Friday, June 2, 2017

Celebrate the Small Things

Happy Friday, Gals and Guys! Are you ready to celebrate something going on in your world? Let's give a shout-out to our extraordinary host, Lexa Cain, along with super cohosts, L.G. Keltner and Tonya Drecker. It's time to rock!

Living in the suburbs of a larger city has its advantages, like enjoying our world-class Rochester Philharmonic Orchestra. We've been to four shows so far: The Nutcracker Ballet, a Disney Songs show (with scenes shown on a big screen), a Looney Tunes extravaganza (with the classic cartoons on the big screen), and the music of David Bowie.

Image: Penn State, This is the Penn State Philharmonic Orchestra instead of the RPO, but it gives you an idea of what one looks like.

The first three were held at Kodak Hall, a gorgeous theatre downtown (link to copyrighted image). So the night of the David Bowie concert (April 7), we drove there only to discover the show was somewhere else: the Kodak Center for Performing Arts. (Rochester is Kodak's home base, so the name is everywhere). Luckily, we'd arrived early enough to hop back into our car, rush across town, dash through traffic (literally), and get inside the correct theater before the show started.

Image: Carla216

I was expecting to hear better-than-Muzak-but-still-orchestral versions of Bowie's songs. Nope. They brought in the world's greatest Bowie impersonator, David Brighton, to sing the hits backed up with a rock band. 

Inside the theatre, we presented our tickets to various ushers and they kept pointing us down, down, down, until the last usher showed us to our seats: front row, center. What?! When my husband bought the tickets, he clicked on "best available". I guess we were the first to purchase. 

So there we were, twenty feet from Mr. Brighton, decked out in his Bowie outfit and singing Major Tom, China Girl, and Heroes. The sound of the orchestra and the band and the vocals all together was pure magic.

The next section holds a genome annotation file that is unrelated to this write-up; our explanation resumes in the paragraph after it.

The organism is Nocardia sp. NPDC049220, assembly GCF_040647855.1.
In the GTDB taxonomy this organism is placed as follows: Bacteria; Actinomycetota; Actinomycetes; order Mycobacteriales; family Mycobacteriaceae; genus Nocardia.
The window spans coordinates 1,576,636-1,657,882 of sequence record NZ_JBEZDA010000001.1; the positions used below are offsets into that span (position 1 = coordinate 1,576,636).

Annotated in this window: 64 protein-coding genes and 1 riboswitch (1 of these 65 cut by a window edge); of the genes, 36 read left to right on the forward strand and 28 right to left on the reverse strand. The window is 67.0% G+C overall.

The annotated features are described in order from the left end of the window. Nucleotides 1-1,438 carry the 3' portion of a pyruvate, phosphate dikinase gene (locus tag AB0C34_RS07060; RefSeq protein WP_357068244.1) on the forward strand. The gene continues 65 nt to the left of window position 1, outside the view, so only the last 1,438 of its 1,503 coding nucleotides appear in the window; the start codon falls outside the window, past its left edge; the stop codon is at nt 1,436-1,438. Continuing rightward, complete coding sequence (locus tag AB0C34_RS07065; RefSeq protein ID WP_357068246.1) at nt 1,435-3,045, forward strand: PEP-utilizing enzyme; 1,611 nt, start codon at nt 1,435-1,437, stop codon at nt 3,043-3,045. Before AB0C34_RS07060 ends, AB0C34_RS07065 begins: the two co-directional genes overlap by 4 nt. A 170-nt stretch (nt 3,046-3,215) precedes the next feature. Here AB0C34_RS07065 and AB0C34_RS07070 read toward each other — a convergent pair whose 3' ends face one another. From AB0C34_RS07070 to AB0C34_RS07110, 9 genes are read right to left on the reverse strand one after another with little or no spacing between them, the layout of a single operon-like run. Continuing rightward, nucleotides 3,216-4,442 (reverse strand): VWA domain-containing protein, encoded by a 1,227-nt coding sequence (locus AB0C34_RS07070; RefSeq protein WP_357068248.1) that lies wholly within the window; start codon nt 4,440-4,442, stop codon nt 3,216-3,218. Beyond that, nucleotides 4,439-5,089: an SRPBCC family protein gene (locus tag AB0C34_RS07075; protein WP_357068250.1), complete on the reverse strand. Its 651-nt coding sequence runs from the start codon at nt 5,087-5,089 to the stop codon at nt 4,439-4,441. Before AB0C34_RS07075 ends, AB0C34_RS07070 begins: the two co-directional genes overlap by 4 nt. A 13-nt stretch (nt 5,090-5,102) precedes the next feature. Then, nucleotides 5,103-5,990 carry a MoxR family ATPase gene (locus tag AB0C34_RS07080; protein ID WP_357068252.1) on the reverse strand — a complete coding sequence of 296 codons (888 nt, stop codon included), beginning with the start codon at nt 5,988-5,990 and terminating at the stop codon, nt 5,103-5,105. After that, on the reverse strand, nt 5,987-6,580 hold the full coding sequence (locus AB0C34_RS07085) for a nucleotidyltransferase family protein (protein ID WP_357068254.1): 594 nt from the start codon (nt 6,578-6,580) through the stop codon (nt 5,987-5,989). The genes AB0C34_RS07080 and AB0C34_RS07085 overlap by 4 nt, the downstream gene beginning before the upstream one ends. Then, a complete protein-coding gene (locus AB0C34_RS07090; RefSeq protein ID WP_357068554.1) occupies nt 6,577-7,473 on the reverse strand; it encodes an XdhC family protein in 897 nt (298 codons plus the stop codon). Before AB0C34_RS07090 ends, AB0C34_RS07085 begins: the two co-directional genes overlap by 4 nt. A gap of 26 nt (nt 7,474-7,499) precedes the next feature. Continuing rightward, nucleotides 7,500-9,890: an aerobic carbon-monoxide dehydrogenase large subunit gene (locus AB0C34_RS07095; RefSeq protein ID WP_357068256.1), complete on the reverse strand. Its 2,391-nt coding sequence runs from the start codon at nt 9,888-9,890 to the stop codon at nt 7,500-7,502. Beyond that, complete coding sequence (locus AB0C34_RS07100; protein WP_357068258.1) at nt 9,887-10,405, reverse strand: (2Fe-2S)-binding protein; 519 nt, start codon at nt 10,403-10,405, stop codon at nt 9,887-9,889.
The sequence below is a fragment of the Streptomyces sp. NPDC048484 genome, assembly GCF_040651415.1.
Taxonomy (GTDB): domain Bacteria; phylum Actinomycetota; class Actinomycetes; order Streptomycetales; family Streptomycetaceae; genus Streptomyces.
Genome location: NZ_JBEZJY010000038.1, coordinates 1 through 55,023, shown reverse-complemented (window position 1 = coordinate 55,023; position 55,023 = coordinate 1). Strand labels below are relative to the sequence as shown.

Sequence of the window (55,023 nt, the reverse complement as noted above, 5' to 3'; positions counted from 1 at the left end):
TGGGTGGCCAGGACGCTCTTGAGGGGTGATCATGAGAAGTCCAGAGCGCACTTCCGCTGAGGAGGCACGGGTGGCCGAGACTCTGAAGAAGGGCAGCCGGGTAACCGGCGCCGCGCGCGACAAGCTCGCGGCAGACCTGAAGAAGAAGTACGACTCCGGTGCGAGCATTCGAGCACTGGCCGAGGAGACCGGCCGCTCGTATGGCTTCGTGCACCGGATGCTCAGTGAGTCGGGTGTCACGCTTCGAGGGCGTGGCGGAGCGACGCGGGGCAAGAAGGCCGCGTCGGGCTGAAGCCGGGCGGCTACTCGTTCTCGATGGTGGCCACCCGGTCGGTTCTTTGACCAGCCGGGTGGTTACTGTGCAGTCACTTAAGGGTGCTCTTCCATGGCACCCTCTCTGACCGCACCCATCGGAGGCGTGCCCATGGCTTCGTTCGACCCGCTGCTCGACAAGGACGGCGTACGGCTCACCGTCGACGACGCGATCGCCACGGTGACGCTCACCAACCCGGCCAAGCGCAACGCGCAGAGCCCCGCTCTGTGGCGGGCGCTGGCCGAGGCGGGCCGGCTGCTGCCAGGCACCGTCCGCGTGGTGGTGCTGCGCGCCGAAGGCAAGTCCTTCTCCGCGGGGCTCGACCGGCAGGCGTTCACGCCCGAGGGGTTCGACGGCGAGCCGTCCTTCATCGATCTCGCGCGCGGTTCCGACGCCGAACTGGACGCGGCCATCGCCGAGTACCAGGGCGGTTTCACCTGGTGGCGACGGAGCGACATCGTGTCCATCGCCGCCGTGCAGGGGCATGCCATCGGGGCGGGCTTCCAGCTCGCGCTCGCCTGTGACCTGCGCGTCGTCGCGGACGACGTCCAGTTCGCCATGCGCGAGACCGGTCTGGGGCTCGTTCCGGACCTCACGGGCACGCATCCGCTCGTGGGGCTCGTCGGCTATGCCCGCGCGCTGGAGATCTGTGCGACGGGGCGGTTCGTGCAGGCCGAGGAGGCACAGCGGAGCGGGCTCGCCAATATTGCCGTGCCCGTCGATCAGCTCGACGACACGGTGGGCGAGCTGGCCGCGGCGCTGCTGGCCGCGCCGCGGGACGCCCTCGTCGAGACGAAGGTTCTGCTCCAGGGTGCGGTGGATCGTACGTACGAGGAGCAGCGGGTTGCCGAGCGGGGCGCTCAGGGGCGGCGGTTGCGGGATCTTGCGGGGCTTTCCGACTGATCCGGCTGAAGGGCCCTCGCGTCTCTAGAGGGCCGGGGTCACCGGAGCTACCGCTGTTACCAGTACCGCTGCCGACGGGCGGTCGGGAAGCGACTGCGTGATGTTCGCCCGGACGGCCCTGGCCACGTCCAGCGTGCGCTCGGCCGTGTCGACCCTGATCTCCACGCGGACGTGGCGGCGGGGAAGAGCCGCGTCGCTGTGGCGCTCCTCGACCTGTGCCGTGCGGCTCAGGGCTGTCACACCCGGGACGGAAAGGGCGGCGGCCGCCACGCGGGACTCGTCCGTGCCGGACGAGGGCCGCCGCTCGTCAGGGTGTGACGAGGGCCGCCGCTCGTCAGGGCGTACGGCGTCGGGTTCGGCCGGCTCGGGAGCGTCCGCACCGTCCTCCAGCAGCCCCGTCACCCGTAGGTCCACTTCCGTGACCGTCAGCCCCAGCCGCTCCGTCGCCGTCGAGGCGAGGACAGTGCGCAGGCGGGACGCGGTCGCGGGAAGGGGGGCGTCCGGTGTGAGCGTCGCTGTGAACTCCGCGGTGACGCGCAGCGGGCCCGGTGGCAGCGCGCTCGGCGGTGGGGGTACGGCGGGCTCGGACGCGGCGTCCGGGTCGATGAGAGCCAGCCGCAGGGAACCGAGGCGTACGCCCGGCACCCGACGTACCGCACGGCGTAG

I loved it, but at the same time, being so unexpectedly close to the performer was a bit unnerving as he made eye contact with us lucky front row folks. In my jeans and fleece jacket, I felt woefully underdressed, but I must say, nobody around us  was wearing anything fancy. In Rochester, jeans without holes count as formal attire in the cold months.


Today, I'm also celebrating a gorgeous cover reveal for Sharon M. Himsel:

The Shells of Mersing by Sharon Marie Himsl

Title: The Shells of Mersing
Author: Sharon Marie Himsl
Publisher: Evernight Teen
Release Date: July 2017

Book blurb:

When notorious Uncle Azman disobeys orders, and sends Callie and Lucas to meet their mother's long lost family in Malaysia, fourteen-year-old Callie believes their troubles are over. After all they've endured, what more could go wrong?

Their American dad is dead, Mom is missing, and their foster dad in Seattle was murdered, with Callie falsely accused. If that wasn't enough, Callie and eight-year-old Lucas stowed aboard a sailboat to escape, only to be targeted by their uncle’s boss in Hawaii upon arrival for immediate sale in Thailand’s human trafficking market.

Disguised in case Azman’s boss sends someone after them, Callie believes it’s simply a matter of time. They need to find safety with family in Mersing and begin the search for Mom, but a shell box, a ruby, and a boy from Chicago named Sam are about to change everything.  


Sharon loves adventure. Whether traveling through Malaysia on a jungle train, sailing in the San Juan Islands, or flying in an experimental airplane she helped her husband build, her life has been on a road less traveled. She has experienced hurricanes tornadoes, earthquakes, volcanoes, and more. She has seen sunsets that take your breath away.

Her first publishing credit was as a travel writer in Malaysia, traveling by rail from Kluang to Kota Bharu on the now defunct "jungle train." Some of the Malaysian and Thai settings and characters she later wrote about in her novel, The Shells of Mersing, came from her experience living in Malaysia and the diary she kept.